Singapore

Young people must learn safety at work


Young people are more likely to suffer occupational injuries compared to older workers, and there is a need to better prepare them for the hazards they will face at work, Second Minister for Manpower Josephine Teo said yesterday.

They can go on to play key roles in raising awareness of safety and health at the workplace after being educated, she said at the inaugural international youth congress at the 21st World Congress on Safety and Health at Work.

Mrs Teo said the focus on young people is especially important as data from the International Labour Organisation shows that workers aged 15 to 24 are 40 per cent more likely to get hurt at work, compared to their older counterparts.

One reason is that many of them are temporary or part-time workers or apprentices, and lack experience.

Health and safety concerns are usually far from their minds, she said at the Sands Expo and Convention Centre.

Mrs Teo said efforts are underway to promote a strong culture of safety among students so it "becomes ingrained as one is growing up".

For example, the Institute of Technical Education (ITE) has incorporated 12 workplace safety and health (WSH) courses into its curriculum.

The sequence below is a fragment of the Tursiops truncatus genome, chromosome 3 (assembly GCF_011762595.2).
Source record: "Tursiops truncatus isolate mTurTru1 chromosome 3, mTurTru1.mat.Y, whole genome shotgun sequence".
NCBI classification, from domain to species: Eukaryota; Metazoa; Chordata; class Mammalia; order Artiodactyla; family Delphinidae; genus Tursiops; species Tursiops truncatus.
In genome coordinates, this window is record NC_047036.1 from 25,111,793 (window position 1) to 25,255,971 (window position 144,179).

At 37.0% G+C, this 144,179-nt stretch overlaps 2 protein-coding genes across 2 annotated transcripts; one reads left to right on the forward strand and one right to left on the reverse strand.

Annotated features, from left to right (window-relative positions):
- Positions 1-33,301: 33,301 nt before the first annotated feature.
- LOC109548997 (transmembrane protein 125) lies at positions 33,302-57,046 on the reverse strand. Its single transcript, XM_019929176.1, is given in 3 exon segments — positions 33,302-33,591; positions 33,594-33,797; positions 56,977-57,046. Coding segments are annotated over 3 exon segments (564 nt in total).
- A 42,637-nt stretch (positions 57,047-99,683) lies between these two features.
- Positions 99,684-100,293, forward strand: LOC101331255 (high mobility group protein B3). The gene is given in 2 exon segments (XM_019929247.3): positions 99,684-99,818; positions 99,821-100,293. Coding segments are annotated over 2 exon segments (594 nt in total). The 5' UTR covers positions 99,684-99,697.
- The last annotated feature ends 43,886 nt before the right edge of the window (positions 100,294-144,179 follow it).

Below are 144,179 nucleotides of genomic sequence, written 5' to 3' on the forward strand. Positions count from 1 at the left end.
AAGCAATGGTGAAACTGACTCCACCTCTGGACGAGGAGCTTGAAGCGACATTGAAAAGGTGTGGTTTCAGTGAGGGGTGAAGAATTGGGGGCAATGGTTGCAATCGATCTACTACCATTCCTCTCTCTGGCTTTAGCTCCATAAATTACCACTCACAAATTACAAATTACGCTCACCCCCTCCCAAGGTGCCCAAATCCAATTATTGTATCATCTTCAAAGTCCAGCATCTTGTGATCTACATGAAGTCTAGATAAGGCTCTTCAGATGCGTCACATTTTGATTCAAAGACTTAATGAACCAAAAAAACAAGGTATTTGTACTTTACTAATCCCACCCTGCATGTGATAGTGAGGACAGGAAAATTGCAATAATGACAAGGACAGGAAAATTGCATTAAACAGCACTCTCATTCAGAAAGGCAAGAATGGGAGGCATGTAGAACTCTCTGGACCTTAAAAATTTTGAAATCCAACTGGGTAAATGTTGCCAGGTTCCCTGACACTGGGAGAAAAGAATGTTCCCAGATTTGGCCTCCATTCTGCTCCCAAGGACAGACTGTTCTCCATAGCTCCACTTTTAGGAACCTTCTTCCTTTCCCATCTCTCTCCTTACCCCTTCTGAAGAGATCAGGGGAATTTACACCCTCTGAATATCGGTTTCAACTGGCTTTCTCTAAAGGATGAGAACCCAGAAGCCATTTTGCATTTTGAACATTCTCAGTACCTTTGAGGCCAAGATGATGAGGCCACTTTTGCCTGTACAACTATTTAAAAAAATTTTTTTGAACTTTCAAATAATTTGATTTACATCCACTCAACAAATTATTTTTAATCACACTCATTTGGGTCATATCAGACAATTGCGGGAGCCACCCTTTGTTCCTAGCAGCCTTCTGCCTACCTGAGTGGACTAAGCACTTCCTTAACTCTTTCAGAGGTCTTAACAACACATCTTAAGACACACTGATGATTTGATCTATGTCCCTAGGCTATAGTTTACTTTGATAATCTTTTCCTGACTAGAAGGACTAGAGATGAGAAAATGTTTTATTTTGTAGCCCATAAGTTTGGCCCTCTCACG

The WSH Council also developed an interactive online learning tool for children aged eight to 14 to learn about basic safety and health.

More will be done for the 400,000 or so primary and secondary school students in the next three years, through animation and other videos produced by the council, she added.

Mrs Teo said about 40 people are in the pioneer batch of newly appointed Singapore WSH Youth Champions.

They will be trained in safety and health concepts that they can impart to peers at roadshows and seminars.

She urged them to share their knowledge and "speak up if you see poor practices at workplaces and even in school laboratories".

Ms Rebekah Peh, 24, an automotive diploma student at ITE College West and one of the youth champions, said she hopes more students can learn about safety issues.

"For technical courses like mine, we do learn about that, but other courses may not include it," she said.

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